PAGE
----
I think it’s a compelling quality of leadership—and style of leadership— that is exceedingly rare.
Writing about Nelson Mandela yesterday, Thomas Friedman touched on some themes that I think have echoes in Pope Francis:
Mandela had an extraordinary amount of “moral authority.” Why? And how did he get it?
One way leaders generate moral authority is by being willing to challenge their own base at times — and not just the other side. It is easy to lead by telling your own base what it wants to hear. It is easy to lead when you’re giving things away. It is easy to lead when things are going well. But what’s really difficult is getting your society to do something big and hard and together. And the only way to do that is by not only asking the other side’s base to do something hard — in South Africa’s case, asking whites to cede power to black majority rule — but to challenge your own base to do hard things, too: in South Africa’s case, asking blacks to avoid revenge after so many years of brutal, entrenched, white rule.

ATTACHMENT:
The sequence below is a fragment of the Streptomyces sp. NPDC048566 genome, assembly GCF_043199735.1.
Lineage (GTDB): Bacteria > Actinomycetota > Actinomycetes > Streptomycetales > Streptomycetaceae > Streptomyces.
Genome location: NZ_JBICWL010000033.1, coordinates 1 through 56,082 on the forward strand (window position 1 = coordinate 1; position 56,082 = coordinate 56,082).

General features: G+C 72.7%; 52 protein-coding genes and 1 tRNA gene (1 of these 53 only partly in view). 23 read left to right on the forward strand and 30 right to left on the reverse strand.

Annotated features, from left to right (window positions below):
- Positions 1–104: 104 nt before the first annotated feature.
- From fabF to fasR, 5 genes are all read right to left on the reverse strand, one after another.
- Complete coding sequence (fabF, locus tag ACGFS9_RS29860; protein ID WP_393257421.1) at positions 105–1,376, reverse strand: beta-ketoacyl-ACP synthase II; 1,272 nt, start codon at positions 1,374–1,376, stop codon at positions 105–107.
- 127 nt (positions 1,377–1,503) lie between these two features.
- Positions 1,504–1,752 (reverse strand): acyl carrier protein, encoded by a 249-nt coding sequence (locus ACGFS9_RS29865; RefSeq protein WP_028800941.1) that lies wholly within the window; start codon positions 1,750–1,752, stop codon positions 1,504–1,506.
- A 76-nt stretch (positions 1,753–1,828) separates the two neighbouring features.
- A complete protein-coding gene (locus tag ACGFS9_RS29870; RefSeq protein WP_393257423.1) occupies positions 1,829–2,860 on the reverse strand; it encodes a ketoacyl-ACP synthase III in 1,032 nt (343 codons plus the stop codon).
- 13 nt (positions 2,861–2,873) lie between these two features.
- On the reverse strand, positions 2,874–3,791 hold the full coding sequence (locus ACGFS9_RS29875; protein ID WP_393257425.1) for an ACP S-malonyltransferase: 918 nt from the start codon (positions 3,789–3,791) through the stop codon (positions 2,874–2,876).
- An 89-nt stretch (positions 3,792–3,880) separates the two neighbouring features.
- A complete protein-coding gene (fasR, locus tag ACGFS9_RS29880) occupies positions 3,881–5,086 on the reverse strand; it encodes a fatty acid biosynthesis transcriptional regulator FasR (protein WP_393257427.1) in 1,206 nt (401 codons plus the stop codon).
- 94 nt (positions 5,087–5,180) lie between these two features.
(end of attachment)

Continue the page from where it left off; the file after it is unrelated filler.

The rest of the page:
Dov Seidman, whose company, LRN, advises C.E.O.’s on governance and who is the author of the book “How,” argues that another source of Mandela’s moral authority derived from the fact that “he trusted his people with the truth” rather than just telling them what they wanted to hear. “Leaders who trust people with the truth, hard truths, are trusted back,” said Seidman. Leaders who don’t generate anxiety and uncertainty in their followers, who usually deep down know the truth and are not really relieved, at least for long, by having it ignored or disguised.
Finally, said Seidman, “Mandela did big things by making himself small.”
“Through his uncommon humility and his willingness to trust his people with the truth,” explained Seidman, “Mandela created a hopeful space where enough South Africans trusted each other enough so they could unite and do the hard work of transition together.”